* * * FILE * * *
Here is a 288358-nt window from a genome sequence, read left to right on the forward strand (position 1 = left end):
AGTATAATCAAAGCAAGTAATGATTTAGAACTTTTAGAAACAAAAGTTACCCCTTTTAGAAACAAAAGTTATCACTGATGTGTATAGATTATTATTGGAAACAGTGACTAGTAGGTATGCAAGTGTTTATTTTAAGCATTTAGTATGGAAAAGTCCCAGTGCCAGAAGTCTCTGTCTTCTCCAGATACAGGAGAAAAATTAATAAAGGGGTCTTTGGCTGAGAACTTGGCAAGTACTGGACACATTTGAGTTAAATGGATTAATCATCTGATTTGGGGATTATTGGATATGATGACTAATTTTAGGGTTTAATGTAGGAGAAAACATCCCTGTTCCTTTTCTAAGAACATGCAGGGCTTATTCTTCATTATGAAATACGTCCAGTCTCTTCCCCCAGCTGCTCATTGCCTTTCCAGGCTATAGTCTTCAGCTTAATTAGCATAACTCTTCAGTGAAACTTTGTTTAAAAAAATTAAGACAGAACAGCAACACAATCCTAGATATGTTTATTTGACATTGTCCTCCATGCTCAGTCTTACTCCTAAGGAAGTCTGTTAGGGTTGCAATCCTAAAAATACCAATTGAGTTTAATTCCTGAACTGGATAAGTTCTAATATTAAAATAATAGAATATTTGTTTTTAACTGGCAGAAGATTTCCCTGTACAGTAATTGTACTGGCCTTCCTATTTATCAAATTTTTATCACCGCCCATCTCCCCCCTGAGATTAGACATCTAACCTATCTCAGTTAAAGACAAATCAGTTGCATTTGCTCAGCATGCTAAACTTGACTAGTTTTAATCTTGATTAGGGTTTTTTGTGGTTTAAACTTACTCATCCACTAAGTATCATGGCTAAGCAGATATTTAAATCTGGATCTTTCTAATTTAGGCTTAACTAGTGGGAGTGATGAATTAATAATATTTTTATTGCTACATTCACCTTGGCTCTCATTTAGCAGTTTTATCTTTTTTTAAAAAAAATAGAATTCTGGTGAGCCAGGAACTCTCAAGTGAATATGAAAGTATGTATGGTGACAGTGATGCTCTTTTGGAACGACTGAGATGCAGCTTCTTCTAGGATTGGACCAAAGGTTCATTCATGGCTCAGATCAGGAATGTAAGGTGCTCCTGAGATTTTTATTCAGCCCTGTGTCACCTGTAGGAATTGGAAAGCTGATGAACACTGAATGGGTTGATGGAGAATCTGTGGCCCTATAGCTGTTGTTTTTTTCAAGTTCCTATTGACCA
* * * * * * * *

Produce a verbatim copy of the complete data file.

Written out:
Here is a 288358-nt window from a genome sequence, read left to right on the forward strand (position 1 = left end):
AGTATAATCAAAGCAAGTAATGATTTAGAACTTTTAGAAACAAAAGTTACCCCTTTTAGAAACAAAAGTTATCACTGATGTGTATAGATTATTATTGGAAACAGTGACTAGTAGGTATGCAAGTGTTTATTTTAAGCATTTAGTATGGAAAAGTCCCAGTGCCAGAAGTCTCTGTCTTCTCCAGATACAGGAGAAAAATTAATAAAGGGGTCTTTGGCTGAGAACTTGGCAAGTACTGGACACATTTGAGTTAAATGGATTAATCATCTGATTTGGGGATTATTGGATATGATGACTAATTTTAGGGTTTAATGTAGGAGAAAACATCCCTGTTCCTTTTCTAAGAACATGCAGGGCTTATTCTTCATTATGAAATACGTCCAGTCTCTTCCCCCAGCTGCTCATTGCCTTTCCAGGCTATAGTCTTCAGCTTAATTAGCATAACTCTTCAGTGAAACTTTGTTTAAAAAAATTAAGACAGAACAGCAACACAATCCTAGATATGTTTATTTGACATTGTCCTCCATGCTCAGTCTTACTCCTAAGGAAGTCTGTTAGGGTTGCAATCCTAAAAATACCAATTGAGTTTAATTCCTGAACTGGATAAGTTCTAATATTAAAATAATAGAATATTTGTTTTTAACTGGCAGAAGATTTCCCTGTACAGTAATTGTACTGGCCTTCCTATTTATCAAATTTTTATCACCGCCCATCTCCCCCCTGAGATTAGACATCTAACCTATCTCAGTTAAAGACAAATCAGTTGCATTTGCTCAGCATGCTAAACTTGACTAGTTTTAATCTTGATTAGGGTTTTTTGTGGTTTAAACTTACTCATCCACTAAGTATCATGGCTAAGCAGATATTTAAATCTGGATCTTTCTAATTTAGGCTTAACTAGTGGGAGTGATGAATTAATAATATTTTTATTGCTACATTCACCTTGGCTCTCATTTAGCAGTTTTATCTTTTTTTAAAAAAAATAGAATTCTGGTGAGCCAGGAACTCTCAAGTGAATATGAAAGTATGTATGGTGACAGTGATGCTCTTTTGGAACGACTGAGATGCAGCTTCTTCTAGGATTGGACCAAAGGTTCATTCATGGCTCAGATCAGGAATGTAAGGTGCTCCTGAGATTTTTATTCAGCCCTGTGTCACCTGTAGGAATTGGAAAGCTGATGAACACTGAATGGGTTGATGGAGAATCTGTGGCCCTATAGCTGTTGTTTTTTTCAAGTTCCTATTGACCA